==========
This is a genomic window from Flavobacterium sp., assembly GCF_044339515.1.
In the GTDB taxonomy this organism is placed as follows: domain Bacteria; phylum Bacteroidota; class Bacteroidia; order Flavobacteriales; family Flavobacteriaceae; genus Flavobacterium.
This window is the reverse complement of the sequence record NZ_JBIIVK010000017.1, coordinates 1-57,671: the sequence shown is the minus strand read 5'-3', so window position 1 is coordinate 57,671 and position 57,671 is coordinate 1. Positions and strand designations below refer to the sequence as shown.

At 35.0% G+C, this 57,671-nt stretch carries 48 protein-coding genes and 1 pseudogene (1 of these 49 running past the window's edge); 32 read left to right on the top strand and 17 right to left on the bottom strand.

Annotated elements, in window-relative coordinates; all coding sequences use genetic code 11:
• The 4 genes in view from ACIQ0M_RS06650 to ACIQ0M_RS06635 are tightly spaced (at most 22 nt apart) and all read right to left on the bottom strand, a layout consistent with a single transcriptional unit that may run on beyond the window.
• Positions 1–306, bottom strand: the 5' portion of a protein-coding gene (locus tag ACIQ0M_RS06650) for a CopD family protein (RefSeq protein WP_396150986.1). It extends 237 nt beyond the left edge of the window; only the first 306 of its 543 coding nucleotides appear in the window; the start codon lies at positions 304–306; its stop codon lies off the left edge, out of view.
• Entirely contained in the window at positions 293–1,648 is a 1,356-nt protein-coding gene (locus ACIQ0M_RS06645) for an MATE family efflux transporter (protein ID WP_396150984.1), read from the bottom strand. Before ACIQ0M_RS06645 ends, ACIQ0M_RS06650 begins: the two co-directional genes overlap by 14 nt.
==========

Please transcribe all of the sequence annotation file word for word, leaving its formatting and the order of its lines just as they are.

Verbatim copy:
This is a genomic window from Flavobacterium sp., assembly GCF_044339515.1.
In the GTDB taxonomy this organism is placed as follows: domain Bacteria; phylum Bacteroidota; class Bacteroidia; order Flavobacteriales; family Flavobacteriaceae; genus Flavobacterium.
This window is the reverse complement of the sequence record NZ_JBIIVK010000017.1, coordinates 1-57,671: the sequence shown is the minus strand read 5'-3', so window position 1 is coordinate 57,671 and position 57,671 is coordinate 1. Positions and strand designations below refer to the sequence as shown.

At 35.0% G+C, this 57,671-nt stretch carries 48 protein-coding genes and 1 pseudogene (1 of these 49 running past the window's edge); 32 read left to right on the top strand and 17 right to left on the bottom strand.

Annotated elements, in window-relative coordinates; all coding sequences use genetic code 11:
• The 4 genes in view from ACIQ0M_RS06650 to ACIQ0M_RS06635 are tightly spaced (at most 22 nt apart) and all read right to left on the bottom strand, a layout consistent with a single transcriptional unit that may run on beyond the window.
• Positions 1–306, bottom strand: the 5' portion of a protein-coding gene (locus tag ACIQ0M_RS06650) for a CopD family protein (RefSeq protein WP_396150986.1). It extends 237 nt beyond the left edge of the window; only the first 306 of its 543 coding nucleotides appear in the window; the start codon lies at positions 304–306; its stop codon lies off the left edge, out of view.
• Entirely contained in the window at positions 293–1,648 is a 1,356-nt protein-coding gene (locus ACIQ0M_RS06645) for an MATE family efflux transporter (protein ID WP_396150984.1), read from the bottom strand. Before ACIQ0M_RS06645 ends, ACIQ0M_RS06650 begins: the two co-directional genes overlap by 14 nt.